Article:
Steve: Oh, yeah, yeah, quickly. My dad demanded respect for my mom. What's funny is, I've got two teenage sons. One of them grew nine inches in nine months a couple of years ago. We had a similar situation – kind of a smart remark. I dealt with it. We were watching it for about a week. I was on a trip, I'd come home, I found out the smart remark had been made again. I came in late, about one in the morning. I found about this, got him out of bed, sat down with him, I looked at him, and I said – and it was John. He wouldn't mind me telling this story. I said, "John, you know what? I want you to have a happy life." And then I said to him, "This is not – John, you need to understand something. If you ever talk to your mother like that again, I'll pull you off that basketball team so fast it will make your head spin. I don't speak to your mother in that tone of voice, and you will never, ever again speak to your mother in that tone of voice. The other thing, John, you need to realize – this is not an issue between you and your mother. This is an issue between you and me." And you know, guys, it was all I could do to keep from cracking up. The funny thing about this whole story is this – in 30 years, John's going to be sitting down with his son.
Dennis: Sure he is.
Steve: And saying, "I want you to have a happy life." You see, but what's the principle we're talking about here? My dad dealt swiftly with disrespect. This is a non-negotiable.
Dennis: And what we're hearing in all of these principles about discipline is a father who is involved – capital "I" – spell out the word in all capitals – INVOLVEMENT. Step in there and swiftly engage your child around these issues, because they need a daddy.
Steve: And even daughters, as they hit certain times, you know, in the early teenage years, sometimes they'll think Mom's not cool. Rachel is a sweetheart, she's a great kid. She went through a period of time that Mary could do nothing right. And, finally, I had to sit down with her, and I said, "Rache, listen sweetheart, you don't see this, but I want to tell you something. Your mom can't do anything right in your eyes right now, and I know you love Mom, but everything she does you're critiquing, and your big deal is you don't think she's cool. I want to tell you something – I think Mom is cool. I think Mom is real cool. I think Mom is sharp, and in your heart you do, too. So you know what? We're just not going to do that anymore." And that's all I needed to say, and the tears started flowing, you see? But that's where dads step in. It's really an issue of protection. You demand respect for your wife.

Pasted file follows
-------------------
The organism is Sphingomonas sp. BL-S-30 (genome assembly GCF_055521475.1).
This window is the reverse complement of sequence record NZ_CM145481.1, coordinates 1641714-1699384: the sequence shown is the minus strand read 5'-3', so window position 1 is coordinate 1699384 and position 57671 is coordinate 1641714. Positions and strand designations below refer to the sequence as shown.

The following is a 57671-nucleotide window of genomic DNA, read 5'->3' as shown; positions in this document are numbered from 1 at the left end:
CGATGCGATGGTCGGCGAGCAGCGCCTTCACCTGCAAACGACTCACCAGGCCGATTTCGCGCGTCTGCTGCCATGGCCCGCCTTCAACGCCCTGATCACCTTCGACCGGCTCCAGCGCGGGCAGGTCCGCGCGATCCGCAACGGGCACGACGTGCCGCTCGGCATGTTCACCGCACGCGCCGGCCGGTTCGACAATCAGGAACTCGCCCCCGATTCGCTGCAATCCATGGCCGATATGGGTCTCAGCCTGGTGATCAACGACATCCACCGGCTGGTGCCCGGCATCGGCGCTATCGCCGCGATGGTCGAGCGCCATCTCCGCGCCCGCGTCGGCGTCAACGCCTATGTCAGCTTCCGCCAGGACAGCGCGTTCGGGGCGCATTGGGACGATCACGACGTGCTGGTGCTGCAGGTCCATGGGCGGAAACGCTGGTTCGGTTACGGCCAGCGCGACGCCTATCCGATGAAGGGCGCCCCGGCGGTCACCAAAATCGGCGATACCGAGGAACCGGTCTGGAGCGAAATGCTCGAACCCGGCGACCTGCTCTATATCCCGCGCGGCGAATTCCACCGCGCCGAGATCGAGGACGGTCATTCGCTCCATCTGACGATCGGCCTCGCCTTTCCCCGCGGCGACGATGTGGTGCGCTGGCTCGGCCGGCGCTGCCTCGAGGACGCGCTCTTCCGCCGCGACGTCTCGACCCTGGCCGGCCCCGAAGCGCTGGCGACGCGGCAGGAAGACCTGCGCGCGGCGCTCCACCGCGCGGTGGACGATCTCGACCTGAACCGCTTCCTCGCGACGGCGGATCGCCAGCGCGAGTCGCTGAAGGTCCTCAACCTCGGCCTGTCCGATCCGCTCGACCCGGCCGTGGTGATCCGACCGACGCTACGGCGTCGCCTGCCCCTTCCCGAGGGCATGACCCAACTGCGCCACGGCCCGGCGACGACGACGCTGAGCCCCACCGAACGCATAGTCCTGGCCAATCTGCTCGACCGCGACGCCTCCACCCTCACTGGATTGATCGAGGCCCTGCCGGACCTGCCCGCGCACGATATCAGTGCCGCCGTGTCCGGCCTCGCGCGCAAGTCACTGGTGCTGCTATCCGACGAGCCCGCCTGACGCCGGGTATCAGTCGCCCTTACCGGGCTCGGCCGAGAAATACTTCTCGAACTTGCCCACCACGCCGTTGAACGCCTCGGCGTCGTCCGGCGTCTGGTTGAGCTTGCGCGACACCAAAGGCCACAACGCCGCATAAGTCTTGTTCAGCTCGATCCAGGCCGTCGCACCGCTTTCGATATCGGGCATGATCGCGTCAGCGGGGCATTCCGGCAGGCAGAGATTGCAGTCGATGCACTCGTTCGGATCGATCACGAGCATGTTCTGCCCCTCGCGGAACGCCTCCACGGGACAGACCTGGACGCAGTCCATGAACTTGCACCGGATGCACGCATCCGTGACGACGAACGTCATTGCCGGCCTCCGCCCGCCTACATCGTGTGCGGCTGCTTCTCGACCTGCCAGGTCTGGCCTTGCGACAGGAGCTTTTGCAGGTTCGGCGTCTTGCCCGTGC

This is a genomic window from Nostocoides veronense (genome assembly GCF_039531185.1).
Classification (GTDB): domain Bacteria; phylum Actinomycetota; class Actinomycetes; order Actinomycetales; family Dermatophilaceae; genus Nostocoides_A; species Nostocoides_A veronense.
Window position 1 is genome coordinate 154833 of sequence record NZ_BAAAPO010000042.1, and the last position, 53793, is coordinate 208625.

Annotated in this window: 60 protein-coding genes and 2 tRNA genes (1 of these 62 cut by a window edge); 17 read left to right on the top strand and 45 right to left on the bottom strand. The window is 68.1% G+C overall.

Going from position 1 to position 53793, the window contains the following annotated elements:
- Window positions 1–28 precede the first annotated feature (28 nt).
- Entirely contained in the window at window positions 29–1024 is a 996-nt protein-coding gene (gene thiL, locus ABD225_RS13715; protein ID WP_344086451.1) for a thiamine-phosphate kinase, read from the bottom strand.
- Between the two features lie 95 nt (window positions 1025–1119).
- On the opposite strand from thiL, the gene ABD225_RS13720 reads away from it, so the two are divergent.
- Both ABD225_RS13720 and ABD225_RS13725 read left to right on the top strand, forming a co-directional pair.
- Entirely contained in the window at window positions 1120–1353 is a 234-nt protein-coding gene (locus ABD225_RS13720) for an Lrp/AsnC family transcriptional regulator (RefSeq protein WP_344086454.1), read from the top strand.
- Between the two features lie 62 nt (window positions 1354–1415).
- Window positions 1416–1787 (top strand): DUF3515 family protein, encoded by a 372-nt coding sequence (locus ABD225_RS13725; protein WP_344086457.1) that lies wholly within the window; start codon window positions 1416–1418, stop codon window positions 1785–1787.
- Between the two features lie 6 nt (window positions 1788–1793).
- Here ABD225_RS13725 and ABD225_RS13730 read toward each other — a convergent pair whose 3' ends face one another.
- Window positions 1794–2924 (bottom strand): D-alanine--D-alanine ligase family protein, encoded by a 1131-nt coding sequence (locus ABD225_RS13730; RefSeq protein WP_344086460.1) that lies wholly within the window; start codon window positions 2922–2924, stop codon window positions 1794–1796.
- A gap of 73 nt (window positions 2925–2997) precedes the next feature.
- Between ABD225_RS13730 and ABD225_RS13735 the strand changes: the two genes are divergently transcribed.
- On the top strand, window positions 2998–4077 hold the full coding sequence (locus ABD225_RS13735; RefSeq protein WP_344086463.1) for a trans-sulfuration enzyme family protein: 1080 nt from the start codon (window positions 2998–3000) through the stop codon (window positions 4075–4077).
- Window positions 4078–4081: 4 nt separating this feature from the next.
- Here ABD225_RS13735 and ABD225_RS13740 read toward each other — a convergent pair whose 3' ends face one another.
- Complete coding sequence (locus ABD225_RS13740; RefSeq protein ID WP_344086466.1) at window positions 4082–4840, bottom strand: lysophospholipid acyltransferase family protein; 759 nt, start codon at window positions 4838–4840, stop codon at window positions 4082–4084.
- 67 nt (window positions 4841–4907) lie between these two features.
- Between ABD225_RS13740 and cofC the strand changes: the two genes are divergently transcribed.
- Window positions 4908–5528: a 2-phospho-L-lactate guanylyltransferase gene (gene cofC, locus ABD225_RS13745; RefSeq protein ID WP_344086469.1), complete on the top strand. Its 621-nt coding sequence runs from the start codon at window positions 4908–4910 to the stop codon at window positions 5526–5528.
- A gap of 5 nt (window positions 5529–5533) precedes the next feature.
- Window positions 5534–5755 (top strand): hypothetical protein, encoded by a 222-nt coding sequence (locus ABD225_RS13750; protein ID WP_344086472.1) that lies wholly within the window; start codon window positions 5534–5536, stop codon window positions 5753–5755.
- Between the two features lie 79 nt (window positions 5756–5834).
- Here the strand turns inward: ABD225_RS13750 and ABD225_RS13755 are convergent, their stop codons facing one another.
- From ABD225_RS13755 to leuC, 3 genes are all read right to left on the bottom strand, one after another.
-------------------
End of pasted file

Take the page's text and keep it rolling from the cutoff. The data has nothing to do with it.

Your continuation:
Bob: And I think you've illustrated one other thing that's profound and shouldn't be missed, and that is that when your dad set you down on the blue sofa, he wasn't just talking to you. He was talking to your son, John. He was being an anchor man. And not only was he talking to your son, John, but he was talking to John's son, because, you're right. John will someday have that whole discussion with his son, and it all happened because a dad invested. He was an anchor man, and that goes on for 100 years.